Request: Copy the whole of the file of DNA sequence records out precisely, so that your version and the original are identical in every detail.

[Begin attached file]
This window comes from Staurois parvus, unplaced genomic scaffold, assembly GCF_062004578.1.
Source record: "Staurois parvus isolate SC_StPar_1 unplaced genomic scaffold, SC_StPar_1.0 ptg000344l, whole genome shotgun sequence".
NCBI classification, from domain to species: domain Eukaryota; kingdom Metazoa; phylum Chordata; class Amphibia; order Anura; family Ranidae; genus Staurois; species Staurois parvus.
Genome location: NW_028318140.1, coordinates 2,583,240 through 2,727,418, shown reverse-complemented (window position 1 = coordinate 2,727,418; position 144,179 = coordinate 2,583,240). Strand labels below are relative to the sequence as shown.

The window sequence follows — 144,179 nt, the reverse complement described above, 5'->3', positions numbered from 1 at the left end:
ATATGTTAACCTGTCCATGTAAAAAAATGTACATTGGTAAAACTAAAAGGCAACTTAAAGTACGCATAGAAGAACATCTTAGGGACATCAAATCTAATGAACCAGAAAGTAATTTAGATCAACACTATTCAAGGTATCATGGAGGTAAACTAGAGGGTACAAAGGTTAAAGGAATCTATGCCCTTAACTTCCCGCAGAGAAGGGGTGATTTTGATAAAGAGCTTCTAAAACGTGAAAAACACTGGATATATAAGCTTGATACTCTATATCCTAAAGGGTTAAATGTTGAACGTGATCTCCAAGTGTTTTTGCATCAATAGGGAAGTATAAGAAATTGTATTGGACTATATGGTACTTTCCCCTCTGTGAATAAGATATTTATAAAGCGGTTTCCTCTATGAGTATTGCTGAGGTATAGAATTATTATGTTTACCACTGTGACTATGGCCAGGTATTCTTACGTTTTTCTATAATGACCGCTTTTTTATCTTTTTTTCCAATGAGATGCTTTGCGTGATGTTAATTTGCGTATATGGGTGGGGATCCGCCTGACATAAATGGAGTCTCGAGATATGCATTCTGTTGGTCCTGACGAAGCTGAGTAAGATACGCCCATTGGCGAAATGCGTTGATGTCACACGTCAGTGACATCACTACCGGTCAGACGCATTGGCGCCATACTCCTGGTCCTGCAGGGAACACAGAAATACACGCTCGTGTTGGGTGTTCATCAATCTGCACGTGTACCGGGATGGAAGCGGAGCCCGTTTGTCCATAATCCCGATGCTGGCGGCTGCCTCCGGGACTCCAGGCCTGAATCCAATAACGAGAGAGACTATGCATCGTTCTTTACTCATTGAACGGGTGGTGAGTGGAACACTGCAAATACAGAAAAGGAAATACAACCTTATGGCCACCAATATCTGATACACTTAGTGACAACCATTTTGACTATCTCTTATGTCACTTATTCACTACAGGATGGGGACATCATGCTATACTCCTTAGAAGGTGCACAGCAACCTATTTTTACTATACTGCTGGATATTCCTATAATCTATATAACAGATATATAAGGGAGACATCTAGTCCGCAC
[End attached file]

This window comes from Staurois parvus, unplaced genomic scaffold, assembly GCF_062004578.1.
Source record: "Staurois parvus isolate SC_StPar_1 unplaced genomic scaffold, SC_StPar_1.0 ptg000344l, whole genome shotgun sequence".
NCBI classification, from domain to species: domain Eukaryota; kingdom Metazoa; phylum Chordata; class Amphibia; order Anura; family Ranidae; genus Staurois; species Staurois parvus.
Genome location: NW_028318140.1, coordinates 2,583,240 through 2,727,418, shown reverse-complemented (window position 1 = coordinate 2,727,418; position 144,179 = coordinate 2,583,240). Strand labels below are relative to the sequence as shown.

The window sequence follows — 144,179 nt, the reverse complement described above, 5'->3', positions numbered from 1 at the left end:
ATATGTTAACCTGTCCATGTAAAAAAATGTACATTGGTAAAACTAAAAGGCAACTTAAAGTACGCATAGAAGAACATCTTAGGGACATCAAATCTAATGAACCAGAAAGTAATTTAGATCAACACTATTCAAGGTATCATGGAGGTAAACTAGAGGGTACAAAGGTTAAAGGAATCTATGCCCTTAACTTCCCGCAGAGAAGGGGTGATTTTGATAAAGAGCTTCTAAAACGTGAAAAACACTGGATATATAAGCTTGATACTCTATATCCTAAAGGGTTAAATGTTGAACGTGATCTCCAAGTGTTTTTGCATCAATAGGGAAGTATAAGAAATTGTATTGGACTATATGGTACTTTCCCCTCTGTGAATAAGATATTTATAAAGCGGTTTCCTCTATGAGTATTGCTGAGGTATAGAATTATTATGTTTACCACTGTGACTATGGCCAGGTATTCTTACGTTTTTCTATAATGACCGCTTTTTTATCTTTTTTTCCAATGAGATGCTTTGCGTGATGTTAATTTGCGTATATGGGTGGGGATCCGCCTGACATAAATGGAGTCTCGAGATATGCATTCTGTTGGTCCTGACGAAGCTGAGTAAGATACGCCCATTGGCGAAATGCGTTGATGTCACACGTCAGTGACATCACTACCGGTCAGACGCATTGGCGCCATACTCCTGGTCCTGCAGGGAACACAGAAATACACGCTCGTGTTGGGTGTTCATCAATCTGCACGTGTACCGGGATGGAAGCGGAGCCCGTTTGTCCATAATCCCGATGCTGGCGGCTGCCTCCGGGACTCCAGGCCTGAATCCAATAACGAGAGAGACTATGCATCGTTCTTTACTCATTGAACGGGTGGTGAGTGGAACACTGCAAATACAGAAAAGGAAATACAACCTTATGGCCACCAATATCTGATACACTTAGTGACAACCATTTTGACTATCTCTTATGTCACTTATTCACTACAGGATGGGGACATCATGCTATACTCCTTAGAAGGTGCACAGCAACCTATTTTTACTATACTGCTGGATATTCCTATAATCTATATAACAGATATATAAGGGAGACATCTAGTCCGCAC